Gartner releases Top 10 Trends in Data and Analytics for 2020
Updated: Nov 4, 2020
OCT 19: Gartner released the Top 10 Trends in Data and Analytics Report for 2020.
“In the face of unprecedented market shifts, data and analytics leaders require an ever-increasing velocity and scale of analysis in terms of processing and access to accelerate innovation and forge new paths to a post-COVID-19 world”
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Process Tempo checks off several of the trends included in this report, confirming how well the company is positioned in this space both now and in the future. Some of the notable relevant trends include:
Trend 3: Decision Intelligence
"By 2023, more than 33% of large organizations will have analysts practicing decision intelligence, including decision modeling.
Decision intelligence brings together a number of disciplines, including decision management and decision support. It encompasses applications in the field of complex adaptive systems that bring together multiple traditional and advanced disciplines.
It provides a framework to help data and analytics leaders design, compose, model, align, execute, monitor, and tune decision models and processes in the context of business outcomes and behavior.
Explore using decision management and modeling technology when decisions need multiple logical and mathematical techniques, must be automated or semi-automated, or must be documented and audited."
Trend 5: Augmented data management
"Augmented data management uses ML and AI techniques to optimize and improve operations. It also converts metadata from being used in auditing, lineage and reporting to powering dynamic systems.
Augmented data management products can examine large samples of operational data, including actual queries, performance data and schemas. Using the existing usage and workload data, an augmented engine can tune operations and optimize configuration, security and performance.
Data and analytics leaders should look for augmented data management enabling active metadata to simplify and consolidate their architectures, and also increase automation in their redundant data management tasks."
Trend 6: Cloud is a given
"By 2022, public cloud services will be essential for 90% of data and analytics innovation.
As data and analytics moves to the cloud, data and analytics leaders still struggle to align the right services to the right use cases, which leads to unnecessary increased governance and integration overhead.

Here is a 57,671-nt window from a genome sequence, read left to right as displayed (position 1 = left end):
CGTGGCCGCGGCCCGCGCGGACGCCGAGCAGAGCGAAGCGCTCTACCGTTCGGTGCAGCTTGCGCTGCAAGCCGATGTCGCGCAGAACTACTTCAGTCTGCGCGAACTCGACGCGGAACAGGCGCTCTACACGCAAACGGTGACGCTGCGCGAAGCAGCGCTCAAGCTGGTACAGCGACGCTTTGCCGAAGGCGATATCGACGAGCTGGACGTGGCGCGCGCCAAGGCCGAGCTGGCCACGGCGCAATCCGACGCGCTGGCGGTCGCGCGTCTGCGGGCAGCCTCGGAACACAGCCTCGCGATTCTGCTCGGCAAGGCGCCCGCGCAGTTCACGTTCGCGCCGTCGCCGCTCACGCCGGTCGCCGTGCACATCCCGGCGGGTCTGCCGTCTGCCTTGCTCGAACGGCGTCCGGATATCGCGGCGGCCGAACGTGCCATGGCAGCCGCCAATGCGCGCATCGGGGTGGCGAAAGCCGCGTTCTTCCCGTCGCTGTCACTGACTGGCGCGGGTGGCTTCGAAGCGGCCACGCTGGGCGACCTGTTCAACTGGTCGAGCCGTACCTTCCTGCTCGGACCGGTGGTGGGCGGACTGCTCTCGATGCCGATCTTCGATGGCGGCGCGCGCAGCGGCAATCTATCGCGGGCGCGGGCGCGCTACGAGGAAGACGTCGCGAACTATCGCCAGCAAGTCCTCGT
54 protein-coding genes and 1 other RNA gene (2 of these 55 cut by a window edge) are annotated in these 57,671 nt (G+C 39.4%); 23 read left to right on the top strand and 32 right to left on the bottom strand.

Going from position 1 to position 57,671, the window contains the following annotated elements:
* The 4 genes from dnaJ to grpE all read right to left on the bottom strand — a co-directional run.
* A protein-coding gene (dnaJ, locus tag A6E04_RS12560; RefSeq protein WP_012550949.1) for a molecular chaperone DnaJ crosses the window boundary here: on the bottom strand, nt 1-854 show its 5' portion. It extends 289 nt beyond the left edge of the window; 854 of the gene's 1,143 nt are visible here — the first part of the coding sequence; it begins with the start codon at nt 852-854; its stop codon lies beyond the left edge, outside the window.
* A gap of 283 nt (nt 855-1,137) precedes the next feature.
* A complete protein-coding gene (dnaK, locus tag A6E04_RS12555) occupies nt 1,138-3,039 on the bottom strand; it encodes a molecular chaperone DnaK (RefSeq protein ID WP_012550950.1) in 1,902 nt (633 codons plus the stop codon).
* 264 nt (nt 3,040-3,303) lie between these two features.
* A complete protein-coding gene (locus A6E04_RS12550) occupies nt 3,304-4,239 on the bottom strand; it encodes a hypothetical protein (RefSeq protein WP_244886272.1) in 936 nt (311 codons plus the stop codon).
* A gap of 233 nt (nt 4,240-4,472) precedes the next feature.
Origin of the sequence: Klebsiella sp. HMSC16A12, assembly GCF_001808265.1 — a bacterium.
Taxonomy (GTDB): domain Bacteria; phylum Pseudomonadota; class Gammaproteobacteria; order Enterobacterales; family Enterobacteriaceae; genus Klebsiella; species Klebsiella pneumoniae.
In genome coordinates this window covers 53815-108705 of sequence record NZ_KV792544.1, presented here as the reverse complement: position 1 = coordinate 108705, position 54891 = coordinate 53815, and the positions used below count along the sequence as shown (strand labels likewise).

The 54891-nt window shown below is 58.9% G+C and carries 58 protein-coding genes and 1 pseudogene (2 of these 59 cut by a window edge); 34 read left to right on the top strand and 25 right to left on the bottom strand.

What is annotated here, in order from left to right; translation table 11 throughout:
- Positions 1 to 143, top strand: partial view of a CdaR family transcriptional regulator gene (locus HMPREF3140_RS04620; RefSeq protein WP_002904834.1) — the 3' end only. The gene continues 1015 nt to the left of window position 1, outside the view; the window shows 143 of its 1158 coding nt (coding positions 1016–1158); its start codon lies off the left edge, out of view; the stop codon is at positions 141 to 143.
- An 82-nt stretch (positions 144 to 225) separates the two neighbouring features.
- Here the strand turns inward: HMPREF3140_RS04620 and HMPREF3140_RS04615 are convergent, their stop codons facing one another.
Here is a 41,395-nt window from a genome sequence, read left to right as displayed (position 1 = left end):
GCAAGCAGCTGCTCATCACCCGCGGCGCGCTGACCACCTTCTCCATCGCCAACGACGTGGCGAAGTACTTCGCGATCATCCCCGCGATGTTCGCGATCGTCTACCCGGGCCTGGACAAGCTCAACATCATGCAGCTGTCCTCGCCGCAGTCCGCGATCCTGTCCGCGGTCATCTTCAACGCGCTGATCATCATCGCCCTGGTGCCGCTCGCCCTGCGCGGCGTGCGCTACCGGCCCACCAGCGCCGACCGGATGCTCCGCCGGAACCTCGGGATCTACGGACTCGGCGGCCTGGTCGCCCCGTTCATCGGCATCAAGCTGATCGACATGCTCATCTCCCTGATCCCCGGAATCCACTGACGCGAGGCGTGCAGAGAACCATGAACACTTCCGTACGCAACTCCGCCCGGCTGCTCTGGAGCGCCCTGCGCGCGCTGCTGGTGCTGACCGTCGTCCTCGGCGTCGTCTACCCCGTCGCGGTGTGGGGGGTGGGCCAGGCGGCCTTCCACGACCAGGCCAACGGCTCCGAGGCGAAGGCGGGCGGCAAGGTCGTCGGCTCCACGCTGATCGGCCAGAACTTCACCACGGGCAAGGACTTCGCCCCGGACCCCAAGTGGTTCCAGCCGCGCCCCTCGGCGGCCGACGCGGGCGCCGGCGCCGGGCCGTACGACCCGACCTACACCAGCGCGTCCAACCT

The question for data and analytics is moving from how much a given service costs to how it can meet the workload’s performance requirements beyond the list price.
Data and analytics leaders need to prioritize workloads that can exploit cloud capabilities and focus on cost optimization and other benefits such as change and innovation acceleration when moving to cloud."
Trend 7: Data and analytics worlds collide
"Data and analytics capabilities have traditionally been considered distinct capabilities and managed accordingly. Vendors offering end-to-end workflows enabled by augmented analytics blur the distinction between once separate markets.
The collision of data and analytics will increase interaction and collaboration between historically separate data and analytics roles. This impacts not only the technologies and capabilities provided, but also the people and processes that support and use them. The spectrum of roles will extend from traditional data and analytics roles in IT to information explorer, consumer and citizen developer as an example.
To turn the collision into a constructive convergence, incorporate both data and analytics tools and capabilities into the analytics stack. Beyond tools, focus on people and processes to foster communication and collaboration. Leverage data and analytics ecosystems enabled by an augmented approach that have the potential to deliver coherent stacks."
Trend 10: Relationships form the foundation of data and analytics value
"By 2023, graph technologies will facilitate rapid contextualization for decision making in 30% of organizations worldwide. Graph analytics is a set of analytic techniques that allows for the exploration of relationships between entities of interest such as organizations, people and transactions.
It helps data and analytics leaders find unknown relationships in data and review data not easily analyzed with traditional analytics.
For example, as the world scrambles to respond to current and future pandemics, graph technologies can relate entities across everything from geospatial data on people’s phones to facial-recognition systems that can analyze photos to determine who might have come into contact with individuals who later tested positive for the coronavirus.
Consider investigating how graph algorithms and technologies can improve your AI and ML initiatives
When combined with ML algorithms, these technologies can be used to comb through thousands of data sources and documents that could help medical and public health experts rapidly discover new possible treatments or factors that contribute to more negative outcomes for some patients.
Data and analytics leaders need to evaluate opportunities to incorporate graph analytics into their analytics portfolios and applications to uncover hidden patterns and relationships. In addition, consider investigating how graph algorithms and technologies can improve your AI and ML initiatives."